Let Your Cat Go Outside — Safely

Three ways to give your pet the great outdoors.


We often have it drummed into us that to remain safe and live as long as possible, our cats should remain entirely indoors at all times. The American Association of Feline Practitioners (AAFP) disagrees, saying that “indoor/outdoor living for cats in an environment that is safe is the best option.” The organization concedes that keeping a cat indoors for the entire length of its life increases the odds for the pet’s longevity. But, it says, “ a lifestyle choice made with the sole intention of increasing longevity – but in an impoverished or inadequate environment – is not in the cat’s best interest.”

“The innate needs of the cat are difficult or impossible to replicate in the indoor environment,” the AAFP maintains. “There is an increased incidence of behavior problems if indoor cats are unable to express normal behaviors.”

There are increased physical problems as well. A bored cat is a stressed cat, and emotional stress increases the odds for such feline diseases as cystitis and colitis. But how can you let a cat explore the outdoors safely? There are three ways.

1. Install a catio. The catio, an outdoor enclosure for your pet, can range from a simple platform that extends outside a window ledge to an elaborate structure in the backyard with perches at different levels. A catio won’t let your pet chase and pounce on prey, but it will let her breathe fresh air and at least see and smell wildlife around her. The cat is a relatively young species, coming tens of thousands of years after the dog. It still needs to employ its senses in nature.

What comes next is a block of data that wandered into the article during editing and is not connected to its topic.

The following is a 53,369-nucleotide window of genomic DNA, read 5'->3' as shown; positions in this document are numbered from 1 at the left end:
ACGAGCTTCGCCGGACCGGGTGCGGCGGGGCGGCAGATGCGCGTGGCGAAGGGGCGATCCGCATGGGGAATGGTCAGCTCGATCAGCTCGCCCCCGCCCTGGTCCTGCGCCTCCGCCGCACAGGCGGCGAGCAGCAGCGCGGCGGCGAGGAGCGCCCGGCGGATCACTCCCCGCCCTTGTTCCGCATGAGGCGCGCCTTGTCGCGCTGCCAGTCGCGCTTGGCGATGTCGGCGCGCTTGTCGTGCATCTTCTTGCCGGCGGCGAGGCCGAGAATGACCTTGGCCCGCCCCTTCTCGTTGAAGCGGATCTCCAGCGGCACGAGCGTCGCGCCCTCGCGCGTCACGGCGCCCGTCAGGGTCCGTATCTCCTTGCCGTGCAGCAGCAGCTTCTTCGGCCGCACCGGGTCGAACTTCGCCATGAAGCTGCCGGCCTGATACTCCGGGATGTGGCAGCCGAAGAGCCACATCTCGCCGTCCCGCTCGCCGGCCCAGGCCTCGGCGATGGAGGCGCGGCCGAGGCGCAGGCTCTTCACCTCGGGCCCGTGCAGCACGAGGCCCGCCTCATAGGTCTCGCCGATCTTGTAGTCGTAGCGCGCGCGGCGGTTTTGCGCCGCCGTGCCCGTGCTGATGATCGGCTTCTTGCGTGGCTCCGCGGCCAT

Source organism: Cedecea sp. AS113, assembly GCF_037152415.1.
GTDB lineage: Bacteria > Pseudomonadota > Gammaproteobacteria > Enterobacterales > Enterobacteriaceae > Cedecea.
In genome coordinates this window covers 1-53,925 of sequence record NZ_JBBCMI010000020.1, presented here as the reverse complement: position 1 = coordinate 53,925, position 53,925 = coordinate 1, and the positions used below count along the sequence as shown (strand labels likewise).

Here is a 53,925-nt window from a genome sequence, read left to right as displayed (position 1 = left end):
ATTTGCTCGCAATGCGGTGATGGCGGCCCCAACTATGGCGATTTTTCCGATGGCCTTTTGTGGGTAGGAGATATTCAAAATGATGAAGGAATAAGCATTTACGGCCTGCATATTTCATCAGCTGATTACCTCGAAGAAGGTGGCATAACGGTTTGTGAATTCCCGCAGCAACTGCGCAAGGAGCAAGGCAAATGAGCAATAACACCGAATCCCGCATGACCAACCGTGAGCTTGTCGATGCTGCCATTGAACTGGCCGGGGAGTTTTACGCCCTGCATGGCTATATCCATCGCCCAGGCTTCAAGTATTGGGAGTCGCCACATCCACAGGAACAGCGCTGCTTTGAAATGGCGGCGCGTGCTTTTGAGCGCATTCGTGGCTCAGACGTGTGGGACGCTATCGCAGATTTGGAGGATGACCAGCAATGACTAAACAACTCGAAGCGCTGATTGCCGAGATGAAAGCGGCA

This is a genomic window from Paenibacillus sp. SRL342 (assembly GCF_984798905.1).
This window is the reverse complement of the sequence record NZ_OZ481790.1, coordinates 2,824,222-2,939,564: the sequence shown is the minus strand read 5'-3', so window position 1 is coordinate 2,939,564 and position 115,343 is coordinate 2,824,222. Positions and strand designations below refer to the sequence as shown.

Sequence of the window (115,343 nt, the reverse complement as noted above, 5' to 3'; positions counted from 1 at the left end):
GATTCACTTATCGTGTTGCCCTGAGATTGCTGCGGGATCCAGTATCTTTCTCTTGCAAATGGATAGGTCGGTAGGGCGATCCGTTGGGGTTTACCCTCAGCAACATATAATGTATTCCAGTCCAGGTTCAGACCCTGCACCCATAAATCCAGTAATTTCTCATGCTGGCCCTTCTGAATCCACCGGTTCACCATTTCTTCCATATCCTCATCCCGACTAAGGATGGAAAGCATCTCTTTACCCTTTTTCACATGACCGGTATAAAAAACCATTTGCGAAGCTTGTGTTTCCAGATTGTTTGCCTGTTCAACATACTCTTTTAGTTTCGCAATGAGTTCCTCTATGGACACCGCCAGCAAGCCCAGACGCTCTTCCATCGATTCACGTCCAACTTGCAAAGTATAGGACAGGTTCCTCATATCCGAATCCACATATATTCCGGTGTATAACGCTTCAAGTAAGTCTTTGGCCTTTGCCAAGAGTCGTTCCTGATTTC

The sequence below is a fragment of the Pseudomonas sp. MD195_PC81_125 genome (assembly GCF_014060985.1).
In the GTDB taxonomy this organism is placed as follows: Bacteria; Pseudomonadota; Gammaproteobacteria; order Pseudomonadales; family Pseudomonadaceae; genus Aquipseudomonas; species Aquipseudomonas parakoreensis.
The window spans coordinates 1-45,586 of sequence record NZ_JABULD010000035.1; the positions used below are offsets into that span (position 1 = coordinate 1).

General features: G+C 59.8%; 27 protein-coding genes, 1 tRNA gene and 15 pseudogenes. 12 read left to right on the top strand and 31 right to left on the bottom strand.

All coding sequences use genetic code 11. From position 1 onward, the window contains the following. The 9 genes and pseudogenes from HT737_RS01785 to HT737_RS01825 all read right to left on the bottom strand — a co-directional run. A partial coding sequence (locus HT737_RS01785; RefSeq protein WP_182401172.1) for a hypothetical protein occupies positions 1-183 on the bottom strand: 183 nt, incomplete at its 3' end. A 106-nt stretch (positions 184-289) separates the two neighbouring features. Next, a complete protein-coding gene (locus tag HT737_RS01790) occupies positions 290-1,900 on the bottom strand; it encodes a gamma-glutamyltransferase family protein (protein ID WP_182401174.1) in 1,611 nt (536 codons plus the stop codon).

2. Build a fence around the perimeter of your property. You need to stay out there with your cat to make sure she remains safe from wildlife that can get into your yard. You also need to make sure the fence is tall enough. Many cats can jump as high as 6 feet — and some can jump higher.

3. Walk your cat on a leash. This is a solution that apartment dwellers as well as home owners can take advantage of. Not all cats will go for it, but it’s worth a try.

The leash has to be attached to a harness, not a neck collar, which a cat might wriggle out of and which will also offer you too little control. Your pet will have to be adjusted to the harness gradually. She’s not a dog who will come running when you shake it. Here are the steps:

A) Do not start by trying to put the harness on your cat. Leave it near her favorite resting spots so she can adjust to the sight and odor.

B) Give your cat some of her favorite treats when she’s next to the harness.

C) Don’t go straight from having the harness near her to trying to put it on. First just gently put part of it on her back one day, then on another day slip one paw through, and so on.

D) Let your cat walk around the house with the harness on.

E) Try attaching a leash to the harness and walking with your cat around the house.

F) Take your cat to the front door with the harness, and go with her lead. If she walks through the doorway, great. If she runs back into the house or stands still, that’s fine, too. This doesn’t have to happen.

G) Try it a few more times, but no more than once a day.

H) If your cat makes it outside, terrific. Start in a quiet spot, if possible.

 I)  Keep in mind that the aim is not to cover a certain amount of ground. Your cat may only want to go a few feet from the house, then turn back. That’s okay. How far she wants to venture from home is her call. She might be more content to examine a blade of grass for 20 minutes than to go around the block. The aim is for your pet to enjoy some fresh air, get some direct sunlight, and be a little closer to nature.


Please enter your comment!
Please enter your name here